I wonder if Tony Soprano would like Pasta Beach?
He’d love the food — no question there. He’d rave about the Spaghetti alle Vongole and the Lasagne Bolognese. But sitting inside, he might feel a little exposed, which is never ideal for a mob boss.
Anyone on Bellevue could espy him through the picture windows. The bright lighting would leave little room for Tony to stay in the shadows, and it would be hard for him to find a spot where he could watch the door.
You could argue the Prosciutto di Parma Pizze would be worth the risk, but Tony always seemed to err on the side of caution. The again, in the final scene of the The Sopranos, it was Tony’s soft spot for good food (onion rings) that may have led to his ultimate demise.
Maybe Pasta Beach is exactly where you’d see Tony Soprano and his family if they were visiting Newport.
Newport Food Scene:On the heels of the Tony Awards, celebrating our own Broadway
“The Sopranos” is having a revival these days. Thanks to new streaming options, a pandemic that has made binge-watching a national pastime and a brand new Sopranos prequel (“The Many Saints of Newark”), the critically-acclaimed show from the early 2000s has found a new audience.
In a world where we need our escapes, taking an onscreen trip to Newark and immersing ourselves in the life of a murderous anti-hero as he wades through the issues of family, anxiety and the local underworld is as good as it gets.
All this Sopranos talk may make you ready to dive back into the series. If you’re thinking about it, let me offer up this warning: It will make you hungry. Not hungry for revenge. Not hungry for power. But hungry for really good Italian food. Like any family, crime or biological, good food is what brings us together. And no series has ever celebrated that more than The Sopranos.
Every single meal they eat on the show looks delicious. And they’re always eating. Sandwiches from Satriale’s Pork Store. Carmela’s homemade lasagna. Artie’s Osso Buco a la Bucco. Every scene has you drooling. Sure there’s violence at every turn, but there’s also sausages and “gabagool.” It’s part of the allure of the show.
The scenes are so intense, you almost have to turn to the food as some kind of release. Binge a few episodes and you’ll walk away rapt and anxious and ready to dunk a piece of crusty bread into a good Sunday gravy.
Thankfully, we live in a place where you can meet all your Soprano-induced Italian food cravings. You don’t have to go to Federal Hill (where Tony may or may not have had a few associates); we’ve got what you need right here.
Tony might be uneasy at Pasta Beach, but the rest of us can enjoy every minute and every morsel. You can slurp up their Bucatini Cacio e Pepe as if you’re Bobby Baccalieri.
Or you can head over to Sardella’s and dive into their Eggplant Parmesan covered in mozzarella and their signature marinara sauce with linguini on the side. Sardella’s is the kind of spot that Tony Soprano would love — excellent food, long history in town, brick walls and cozy fireplace.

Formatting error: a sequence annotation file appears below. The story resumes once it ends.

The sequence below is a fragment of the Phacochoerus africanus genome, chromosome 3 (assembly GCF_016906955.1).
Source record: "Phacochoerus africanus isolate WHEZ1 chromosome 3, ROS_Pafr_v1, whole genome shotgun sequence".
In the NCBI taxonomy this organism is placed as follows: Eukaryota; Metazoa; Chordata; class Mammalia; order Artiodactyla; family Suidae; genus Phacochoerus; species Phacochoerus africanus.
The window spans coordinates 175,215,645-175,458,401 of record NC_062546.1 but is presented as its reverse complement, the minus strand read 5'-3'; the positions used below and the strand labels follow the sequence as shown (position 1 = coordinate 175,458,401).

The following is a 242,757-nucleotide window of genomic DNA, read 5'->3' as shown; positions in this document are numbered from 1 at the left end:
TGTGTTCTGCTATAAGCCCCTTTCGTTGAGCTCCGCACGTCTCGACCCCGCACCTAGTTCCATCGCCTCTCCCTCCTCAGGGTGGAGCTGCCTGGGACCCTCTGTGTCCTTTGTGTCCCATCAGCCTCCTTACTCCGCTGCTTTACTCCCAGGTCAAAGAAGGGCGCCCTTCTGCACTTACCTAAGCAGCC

He could have a sit-down with Johnny Sack and then bring home some Imbriglio’s pizza (Sardella’s pizza kitchen) to eat later while watching movies with AJ.
Lucia’s Italian Restaurant is always a great spot, too. Their Gnocchi Rosa is everything you could want on a chilly, autumn night and their cozy location on Thames Street makes for great dining.
Down on Lower Thames, you have Mamma Luisa’s — another cozy spot with amazing food. Fill up on clams and mussels with their Zuppa di Frutti di Mare, or go for the seared tuna in the Tonno alla Puttanesca. You could see Tony and Carm having a date night at one of these spots.
Tony and the gang seem to be traditionalists, but they’d enjoy some of the modern Italian fare in town as well. You could see Paulie Walnuts sitting outside at Bar ‘Cino, sipping a nice glass of Chianti while enjoying his Rigatoni Bolognese and his friend Silvio happily diving into the Carnaroli Risotto.
The innovative team at Giusto at Hammets Wharf are making great impressions, too. Tony would love the seaside location. He would schedule important meetings there with important out-of-town associates — anyone he would want to impress. And if they ordered the Bucatini ai Frutti di Mare or the Mafaldine, they would be impressed.
While we don’t have a Pork Store in town, we do have Bottega Boccino, which has fresh cut salumi and formaggi (Italian meats and cheeses). You could see Tony sending Christopher here to grab him a Bologna Piadine (imported mortadella, mozzarella, tomatoes, arugula, oil & vinegar).
And if you’re looking for good sausage, pull into the Aquidneck Meat Market in Middletown for that and all your charcuterie needs. Tony would like this place. He’d stock up before every family cookout where he knew he would be in command of the grill.
Watching The Sopranos again is like getting a visit from an old friend (like when Tony Blundetto got out of jail). It’s the escapism we have all been craving in this crazy pandemic world. As viewers, we can appreciate the original series for its impact on pop culture and for the great story telling and incredible acting.
It still holds up some 20 years later. In these strange times, the show feeds a hunger while also leaving us starving. Thank god we have great spots around here to satisfy our yens.
Dan Lederer is a Middletown resident with 30 years experience in the food service industry throughout New England. He continues to work locally behind the scenes within the industry and remains a devoted fan of all things restaurant and hospitality related. His column appears on newportri.com and Thursdays in The Daily News. Cheers!
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